Lots of people like to dabble in real estate when markets are hot. But there could be an unintended tax issue which could significantly erode wealth.
The issue is this: do you hold the property for personal use, or are you in fact in the business of buying and selling real estate?
When real estate is held for investment purposes, any income it earns will be “income from property,” generally in the form of rent. Upon disposition of the property, any increase in value will usually be taxed as a capital gain. However, if you are continuously flipping your properties, it’s possible you’re in business.
The Income Tax Act does not prescribe specifically when gains from the sales of real estate will be considered income rather than capital. However, the courts have considered factors such as the following:
- geographical location and zoned use of the real estate acquired;
- the taxpayer’s intention with respect to the real estate at the time of its purchase; and the extent to which the intention was carried out;
- the nature of the business, profession, calling or trade of the taxpayer and associates;
- the extent to which borrowed money was used to finance the real estate acquisition and the terms of the financing, if any, arranged;
- the length of time throughout which the real estate was held by the taxpayer,
- the existence of persons other than the taxpayer who share interests in the real estate;
- the nature of the occupation of the other persons who share interest as well as their stated intentions and courses of conduct;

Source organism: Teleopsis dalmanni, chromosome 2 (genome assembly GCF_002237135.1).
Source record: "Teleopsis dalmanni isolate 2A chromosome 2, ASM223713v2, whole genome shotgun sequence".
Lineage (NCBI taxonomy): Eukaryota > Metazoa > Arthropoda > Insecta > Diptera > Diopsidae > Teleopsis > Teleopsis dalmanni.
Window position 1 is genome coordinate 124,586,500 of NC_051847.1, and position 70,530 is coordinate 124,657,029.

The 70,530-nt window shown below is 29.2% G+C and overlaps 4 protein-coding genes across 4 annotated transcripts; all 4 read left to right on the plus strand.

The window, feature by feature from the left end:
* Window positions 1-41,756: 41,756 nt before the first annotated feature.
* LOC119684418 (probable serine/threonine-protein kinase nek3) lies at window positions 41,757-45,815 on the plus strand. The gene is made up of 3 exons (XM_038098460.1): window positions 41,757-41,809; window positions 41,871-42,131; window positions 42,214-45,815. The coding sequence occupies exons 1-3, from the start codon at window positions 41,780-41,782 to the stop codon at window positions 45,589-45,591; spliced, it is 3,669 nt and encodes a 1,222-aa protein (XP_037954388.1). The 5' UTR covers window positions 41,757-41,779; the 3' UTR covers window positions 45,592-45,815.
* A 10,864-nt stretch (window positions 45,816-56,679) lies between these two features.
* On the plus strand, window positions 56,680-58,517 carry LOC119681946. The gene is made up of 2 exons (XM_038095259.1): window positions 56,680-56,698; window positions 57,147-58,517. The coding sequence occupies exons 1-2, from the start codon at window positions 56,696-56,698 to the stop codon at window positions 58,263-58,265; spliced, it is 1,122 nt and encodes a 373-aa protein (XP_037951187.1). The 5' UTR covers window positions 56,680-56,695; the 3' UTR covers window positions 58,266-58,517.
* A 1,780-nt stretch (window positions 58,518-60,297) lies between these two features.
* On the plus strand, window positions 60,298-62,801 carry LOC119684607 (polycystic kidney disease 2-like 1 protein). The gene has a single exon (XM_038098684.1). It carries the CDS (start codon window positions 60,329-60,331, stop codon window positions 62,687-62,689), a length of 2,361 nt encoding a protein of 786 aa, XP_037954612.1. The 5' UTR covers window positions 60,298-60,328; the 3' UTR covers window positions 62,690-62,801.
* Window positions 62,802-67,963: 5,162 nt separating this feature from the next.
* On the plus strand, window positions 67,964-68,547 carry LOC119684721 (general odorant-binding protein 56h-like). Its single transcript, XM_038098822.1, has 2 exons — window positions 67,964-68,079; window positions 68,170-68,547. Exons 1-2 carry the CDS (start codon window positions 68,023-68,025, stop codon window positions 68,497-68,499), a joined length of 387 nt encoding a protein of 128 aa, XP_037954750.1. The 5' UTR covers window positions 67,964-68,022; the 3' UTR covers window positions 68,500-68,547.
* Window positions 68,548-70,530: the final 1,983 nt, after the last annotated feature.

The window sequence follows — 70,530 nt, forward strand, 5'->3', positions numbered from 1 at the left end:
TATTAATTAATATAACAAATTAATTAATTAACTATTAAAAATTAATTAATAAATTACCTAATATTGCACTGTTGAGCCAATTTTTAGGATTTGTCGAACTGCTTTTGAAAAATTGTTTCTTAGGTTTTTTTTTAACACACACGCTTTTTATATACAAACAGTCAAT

- factors which motivated the sale of the real estate; and
- evidence that the taxpayer and/or associates had dealt extensively in real estate.
The more closely a taxpayer’s business or occupation is related to real estate transactions, the more likely it is that any gain realized by the taxpayer from such a transaction will be considered to be business income (100% income inclusion on a business statement) rather than a capital gain (report on Schedule 3 as a capital gain—50% income inclusion).
It’s Your Money. Your Life. Consider how closely your intentions and subsequent financial actions affect your after-tax return on investment. You may be missing important considerations a tax auditor will zero in on, to your surprise and financial detriment.
Evelyn Jacks is president of Knowledge Bureau and author of 51 books on tax and personal wealth management. She is also the founder and director of the Distinguished Advisor Conference (DAC). The theme of the 2014 three day think tank in Horseshoe Bay, Texas Nov 9-12 will be “Think BIG: Find the Sweet Spots in Wealth Management” Follow Evelyn on Twitter at @EvelynJacks.